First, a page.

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Bankruptcy and your possessions
Bankruptcy allows you to keep both the property you are making payments on and the property that is paid in full. The bankruptcy trustee can only take property that is not exempt from creditors. If you still owe money on a car, house, etc., only the equity subject to being taken by the trustee. The exemptions only apply to the equity, which is the difference between the value of the property and the debt that is secured by the property.
In Washington, you can use either federal or state exemptions. Exemptions are defined by state or federal law to protect your important possessions so you can guarantee your right to an effective fresh start in bankruptcy. There are several exemptions covering different kinds of property under both state and federal law. You can not mix state and federal exemptions on in your bankruptcy. You must choose one or the other.
It is extremely rare for anyone to lose household goods, jewelry, clothes, work tools or other things you might find in a garage sale. Exemptions almost always cover these items and, as a practical matter, no trustee wants to hold a garage sale. Retirement plans are 100% exempt. Federal law provides a “wildcard” exemption of up to $11,975 if you do not need to claim a homestead exemption – if you do not have any equity in your home. The state wild card is only $3,000 but the homestead exemption is $125,000. Both sets of exemptions provide around $3500 for a car. You can stack the wildcard exemption on top of other exemptions to protect more expensive cars, etc. The wildcard is usually used for things like cash, bank accounts, tax refunds, accounts receivable and inheritance. Sometimes it must be used for something like equity in a second home, if possible.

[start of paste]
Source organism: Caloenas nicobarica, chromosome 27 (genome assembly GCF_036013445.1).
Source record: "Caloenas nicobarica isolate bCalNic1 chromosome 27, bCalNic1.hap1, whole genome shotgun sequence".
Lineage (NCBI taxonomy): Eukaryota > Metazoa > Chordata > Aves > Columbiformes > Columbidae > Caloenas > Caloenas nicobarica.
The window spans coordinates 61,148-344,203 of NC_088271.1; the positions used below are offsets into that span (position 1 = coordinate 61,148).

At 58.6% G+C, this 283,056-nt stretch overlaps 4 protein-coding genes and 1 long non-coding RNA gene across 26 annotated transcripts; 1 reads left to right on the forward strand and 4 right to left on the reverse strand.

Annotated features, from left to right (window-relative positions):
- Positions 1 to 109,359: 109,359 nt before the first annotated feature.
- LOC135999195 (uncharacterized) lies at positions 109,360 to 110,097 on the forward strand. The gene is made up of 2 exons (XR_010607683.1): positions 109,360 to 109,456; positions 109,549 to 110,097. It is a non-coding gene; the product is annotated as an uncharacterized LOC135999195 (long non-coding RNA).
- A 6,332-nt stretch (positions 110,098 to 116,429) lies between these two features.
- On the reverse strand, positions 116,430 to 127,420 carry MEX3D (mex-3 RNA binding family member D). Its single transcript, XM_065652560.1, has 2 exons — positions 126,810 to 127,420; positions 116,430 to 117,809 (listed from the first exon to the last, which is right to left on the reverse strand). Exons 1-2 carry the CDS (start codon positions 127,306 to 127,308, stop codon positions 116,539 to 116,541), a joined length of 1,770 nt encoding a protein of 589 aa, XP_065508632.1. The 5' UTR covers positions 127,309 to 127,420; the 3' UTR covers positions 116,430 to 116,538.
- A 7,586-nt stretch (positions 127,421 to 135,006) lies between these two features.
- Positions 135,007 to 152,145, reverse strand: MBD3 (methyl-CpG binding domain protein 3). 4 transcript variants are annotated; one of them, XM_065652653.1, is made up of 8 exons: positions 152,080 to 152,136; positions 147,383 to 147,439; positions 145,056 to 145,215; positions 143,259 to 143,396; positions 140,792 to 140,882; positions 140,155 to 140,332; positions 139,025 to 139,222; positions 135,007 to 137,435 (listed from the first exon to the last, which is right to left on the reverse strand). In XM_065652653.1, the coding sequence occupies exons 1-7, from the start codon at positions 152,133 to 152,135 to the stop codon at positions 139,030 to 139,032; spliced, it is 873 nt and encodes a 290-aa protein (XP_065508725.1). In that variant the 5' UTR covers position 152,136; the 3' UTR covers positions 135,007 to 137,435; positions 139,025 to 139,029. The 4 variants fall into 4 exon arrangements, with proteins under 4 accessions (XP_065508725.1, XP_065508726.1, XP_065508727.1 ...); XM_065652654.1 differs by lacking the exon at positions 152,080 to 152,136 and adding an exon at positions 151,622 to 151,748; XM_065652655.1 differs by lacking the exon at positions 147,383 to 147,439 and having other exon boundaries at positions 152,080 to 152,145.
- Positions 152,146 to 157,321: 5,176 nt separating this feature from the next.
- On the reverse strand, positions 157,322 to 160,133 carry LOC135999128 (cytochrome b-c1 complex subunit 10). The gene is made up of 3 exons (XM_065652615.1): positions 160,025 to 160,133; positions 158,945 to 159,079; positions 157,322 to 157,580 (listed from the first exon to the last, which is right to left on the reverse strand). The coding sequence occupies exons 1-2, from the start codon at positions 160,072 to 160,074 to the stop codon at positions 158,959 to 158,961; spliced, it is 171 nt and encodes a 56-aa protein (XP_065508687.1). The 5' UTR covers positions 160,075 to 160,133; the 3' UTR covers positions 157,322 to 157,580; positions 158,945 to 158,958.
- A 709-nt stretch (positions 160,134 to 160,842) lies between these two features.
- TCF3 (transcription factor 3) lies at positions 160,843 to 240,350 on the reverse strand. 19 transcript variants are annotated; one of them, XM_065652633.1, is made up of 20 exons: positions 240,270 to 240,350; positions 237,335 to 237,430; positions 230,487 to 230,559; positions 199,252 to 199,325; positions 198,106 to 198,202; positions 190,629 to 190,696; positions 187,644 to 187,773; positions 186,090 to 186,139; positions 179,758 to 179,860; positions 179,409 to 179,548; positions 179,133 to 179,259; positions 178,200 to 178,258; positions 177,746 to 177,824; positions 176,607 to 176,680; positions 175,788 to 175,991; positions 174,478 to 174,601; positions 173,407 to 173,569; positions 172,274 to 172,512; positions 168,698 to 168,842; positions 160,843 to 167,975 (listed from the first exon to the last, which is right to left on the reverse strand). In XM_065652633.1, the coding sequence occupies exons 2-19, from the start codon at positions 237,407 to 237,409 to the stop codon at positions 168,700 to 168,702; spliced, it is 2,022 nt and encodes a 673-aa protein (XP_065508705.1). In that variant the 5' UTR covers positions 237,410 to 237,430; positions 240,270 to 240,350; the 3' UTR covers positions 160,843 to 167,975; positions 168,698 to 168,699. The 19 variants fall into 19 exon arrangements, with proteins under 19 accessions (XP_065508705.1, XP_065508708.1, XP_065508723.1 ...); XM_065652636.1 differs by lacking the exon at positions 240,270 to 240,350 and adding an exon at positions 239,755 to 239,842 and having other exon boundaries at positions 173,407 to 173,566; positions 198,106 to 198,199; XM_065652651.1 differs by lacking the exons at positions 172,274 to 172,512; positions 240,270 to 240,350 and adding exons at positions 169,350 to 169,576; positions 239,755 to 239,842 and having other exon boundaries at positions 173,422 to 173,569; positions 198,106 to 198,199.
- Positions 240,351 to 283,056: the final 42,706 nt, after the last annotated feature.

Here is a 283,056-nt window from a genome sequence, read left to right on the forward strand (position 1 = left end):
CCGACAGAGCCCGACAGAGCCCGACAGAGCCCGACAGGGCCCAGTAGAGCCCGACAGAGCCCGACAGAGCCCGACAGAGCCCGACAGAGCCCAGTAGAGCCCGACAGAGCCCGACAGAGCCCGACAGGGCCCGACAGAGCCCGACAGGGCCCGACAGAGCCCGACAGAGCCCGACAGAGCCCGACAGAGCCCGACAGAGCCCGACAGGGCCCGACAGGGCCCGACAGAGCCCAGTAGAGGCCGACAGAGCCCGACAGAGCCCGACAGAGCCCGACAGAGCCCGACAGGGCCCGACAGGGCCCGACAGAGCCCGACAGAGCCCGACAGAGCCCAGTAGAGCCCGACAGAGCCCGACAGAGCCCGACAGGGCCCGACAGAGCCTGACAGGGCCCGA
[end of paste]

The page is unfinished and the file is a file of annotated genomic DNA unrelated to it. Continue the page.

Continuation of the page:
If you are still paying for a piece of property, you can keep the property if you just keep making the payments. In a Chapter 7 that usually means continuing to pay what the contract requires. However, you may be able to negotiate, especially for things like appliances, furniture and electronics. Mortgages never negotiate (though you can pursue a mortgage modification while in bankruptcy) and car finance companies rarely do.
Creditors will want you to sign a reaffirmation agreement for these secured debts in Chapter 7. A car company can repossess a car even if you are current, though some may not exercise that right. You can ask your car finance company what their policy is or your bankruptcy attorney may have some experience with what a particular creditor is likely to do. Because the reaffirmation agreement results in a debt not being included in the discharge, you should be careful about signing the agreement.
In a Chapter 13, you can restructure your debt and include installment payments in the plan. Chapter 13s also allow you to keep unexempt property that you would lose in a Chapter 7. You just have to pay unsecured creditors as much as they would have received if the property had been sold. You can spread those payments over five years rather than losing the property and paying the creditor something all at once.